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By Dr. David Woo - April 21, 2022
Transcranial magnetic stimulation (or “TMS”) is an incredible breakthrough in the treatment of depression, and it’s an excellent option for patients who haven’t experienced adequate symptom relief with antidepressants and therapy. But many patients wonder how the effect that TMS has on their brain actually works to alleviate the symptoms of depression.
Here are three ways that TMS affects the brain in order to relieve depression symptoms:
1. TMS Therapy Stimulates the Brain’s Electrical Activity
Antidepressant medications work to relieve the symptoms of depression by stimulating the brain chemically. Research suggests that depression is often caused by what doctors frequently refer to as a “chemical imbalance” – this means that the levels of certain neurotransmitters (“chemical messengers” produced by your nervous system that transmit messages between brain cells) may be either too high or too low. Antidepressant medications help adjust these neurotransmitter levels, and it may take some trial-and-error to determine which antidepressant will work best for you.
Some patients try multiple antidepressants, but still don’t see any, or enough, relief from their symptoms. For patients like this, TMS may succeed where antidepressants failed. This is because TMS stimulates the brain electrically rather than chemically (note that TMS is not the same as ECT, and “electrical” stimulation does not mean that your brain is being electrocuted!). TMS uses safe, magnetic pulses to stimulate specific regions of the brain, which increases electrical activity in the brain.
2. TMS Targets Specific Regions of the Brain That are Associated with Depression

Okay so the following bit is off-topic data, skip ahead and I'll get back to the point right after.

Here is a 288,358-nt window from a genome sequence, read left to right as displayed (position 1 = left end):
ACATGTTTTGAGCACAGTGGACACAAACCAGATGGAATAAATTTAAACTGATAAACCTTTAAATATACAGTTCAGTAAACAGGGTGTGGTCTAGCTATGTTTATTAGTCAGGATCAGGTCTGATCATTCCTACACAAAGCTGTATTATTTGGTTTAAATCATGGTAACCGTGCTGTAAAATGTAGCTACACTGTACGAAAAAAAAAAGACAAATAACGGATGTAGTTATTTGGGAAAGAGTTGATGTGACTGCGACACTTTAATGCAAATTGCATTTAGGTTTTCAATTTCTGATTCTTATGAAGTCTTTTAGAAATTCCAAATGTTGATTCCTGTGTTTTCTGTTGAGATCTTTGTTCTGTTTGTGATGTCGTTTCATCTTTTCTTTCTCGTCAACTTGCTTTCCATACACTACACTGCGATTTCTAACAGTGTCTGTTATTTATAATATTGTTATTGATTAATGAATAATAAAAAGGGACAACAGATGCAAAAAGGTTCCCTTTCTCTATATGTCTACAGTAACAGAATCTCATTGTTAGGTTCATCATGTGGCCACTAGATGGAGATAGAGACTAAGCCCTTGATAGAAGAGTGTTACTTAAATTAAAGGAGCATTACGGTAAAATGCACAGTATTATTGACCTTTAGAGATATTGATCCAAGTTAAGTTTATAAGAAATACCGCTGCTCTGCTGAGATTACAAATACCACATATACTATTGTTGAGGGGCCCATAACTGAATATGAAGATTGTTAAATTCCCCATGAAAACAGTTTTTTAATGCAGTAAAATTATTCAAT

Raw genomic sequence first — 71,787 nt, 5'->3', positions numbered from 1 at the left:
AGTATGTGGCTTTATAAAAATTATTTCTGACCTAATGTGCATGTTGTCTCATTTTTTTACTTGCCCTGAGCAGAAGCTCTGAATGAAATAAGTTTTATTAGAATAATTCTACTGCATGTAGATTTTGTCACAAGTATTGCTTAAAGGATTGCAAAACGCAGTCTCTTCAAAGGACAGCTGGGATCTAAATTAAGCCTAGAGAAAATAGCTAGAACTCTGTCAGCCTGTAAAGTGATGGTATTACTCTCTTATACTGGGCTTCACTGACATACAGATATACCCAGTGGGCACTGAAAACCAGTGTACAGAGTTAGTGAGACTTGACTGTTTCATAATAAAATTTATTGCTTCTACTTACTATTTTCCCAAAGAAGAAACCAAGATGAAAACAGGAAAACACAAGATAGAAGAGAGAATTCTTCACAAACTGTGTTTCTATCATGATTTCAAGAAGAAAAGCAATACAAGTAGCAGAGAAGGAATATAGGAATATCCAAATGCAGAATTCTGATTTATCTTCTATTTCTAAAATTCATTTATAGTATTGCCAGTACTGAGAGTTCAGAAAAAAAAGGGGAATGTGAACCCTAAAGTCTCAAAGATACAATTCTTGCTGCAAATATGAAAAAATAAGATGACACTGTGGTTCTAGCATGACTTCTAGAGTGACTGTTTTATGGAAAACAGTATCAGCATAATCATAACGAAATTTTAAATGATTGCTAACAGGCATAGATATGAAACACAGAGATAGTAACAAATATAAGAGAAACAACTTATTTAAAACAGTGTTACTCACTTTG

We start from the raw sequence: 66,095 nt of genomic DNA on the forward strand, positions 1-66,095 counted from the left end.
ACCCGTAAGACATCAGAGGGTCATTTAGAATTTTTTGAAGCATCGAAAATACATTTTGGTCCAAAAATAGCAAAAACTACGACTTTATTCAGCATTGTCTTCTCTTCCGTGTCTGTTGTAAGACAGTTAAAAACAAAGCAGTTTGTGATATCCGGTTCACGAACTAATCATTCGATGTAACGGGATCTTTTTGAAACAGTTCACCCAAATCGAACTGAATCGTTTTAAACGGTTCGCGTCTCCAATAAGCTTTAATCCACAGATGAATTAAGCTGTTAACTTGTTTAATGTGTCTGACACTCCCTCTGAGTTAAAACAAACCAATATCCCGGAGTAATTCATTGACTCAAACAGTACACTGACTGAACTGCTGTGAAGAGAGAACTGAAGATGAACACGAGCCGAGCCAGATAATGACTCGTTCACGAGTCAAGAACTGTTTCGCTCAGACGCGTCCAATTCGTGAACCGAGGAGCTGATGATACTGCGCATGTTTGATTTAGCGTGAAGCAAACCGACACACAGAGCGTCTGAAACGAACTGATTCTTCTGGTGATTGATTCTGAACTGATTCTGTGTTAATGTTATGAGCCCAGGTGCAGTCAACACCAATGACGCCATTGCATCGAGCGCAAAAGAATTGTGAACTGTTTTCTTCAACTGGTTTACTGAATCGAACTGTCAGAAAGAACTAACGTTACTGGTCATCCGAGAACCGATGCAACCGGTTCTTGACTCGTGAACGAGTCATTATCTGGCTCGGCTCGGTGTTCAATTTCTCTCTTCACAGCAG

TMS targets an area of the brain called the prefrontal cortex, which is the area of the brain that research suggests is associated with mood disorders, such as depression.(1,2) Your first TMS session will be what we call a “brain mapping” session: the TMS machine will send magnetic pulses into the brain and register its response until we find the optimal location for brain stimulation. This helps ensure that magnetic pulses are being localized to the place where they’re most likely to have an impact on your moods.
3. TMS “Resets” the Brain’s Neural Pathways
Exciting new clinical studies show that TMS not only stimulates the brain but may also affect how neurons (brain cells) connect to each other. More specifically, it makes the network of neurons within your brain vulnerable to reorganization, which means that it “resets” the pathways between neurons and causes them to need to reorganize how they communicate with each other.
The research also shows that after a TMS session, these neurons will show a preference for the new neural pathway, meaning that they may cease to use the old neural pathway that may be associated with the patient’s depression symptoms.(3,4) So it’s thought that, much like turning your computer on and off when it’s not working, “resetting” these neural pathways helps the brain to recover from depression.
Want To Learn More About TMS in NYC?
If you’d like to learn more about TMS in Midtown Manhattan, contact us online or call our office at (212) 731-2033.
- Buchheim A, Viviani R, Kessler H, Kächele H, Cierpka M, Roth G, George C, Kernberg OF, Bruns G, Taubner S. Changes in prefrontal-limbic function in major depression after 15 months of long-term psychotherapy. PLoS One. 2012; 7(3):e33745. https://pubmed.ncbi.nlm.nih.gov/22470470/. Accessed March 38, 2022.
- Pizzagalli, D.A., Roberts, A.C. Prefrontal cortex and depression. Neuropsychopharmacol. 2022; 47:225–246. https://pubmed.ncbi.nlm.nih.gov/34341498/. Accessed March 31, 2022.
- Kozyrev V, Staadt R, Eysel UT, and Jancke D. TMS-induced neuronal plasticity enables targeted remodeling of visual cortical maps. PNAS. June 2018;115(25):6476-6481. https://www.pnas.org/doi/10.1073/pnas.1802798115. Accessed March 17, 2019.
- Ruhr-University Bochum. What effect does transcranial magnetic stimulation have on the brain? Science Daily. Published June 5, 2018. https://www.sciencedaily.com/releases/2018/06/180605103511.htm. Accessed March 17, 2019.
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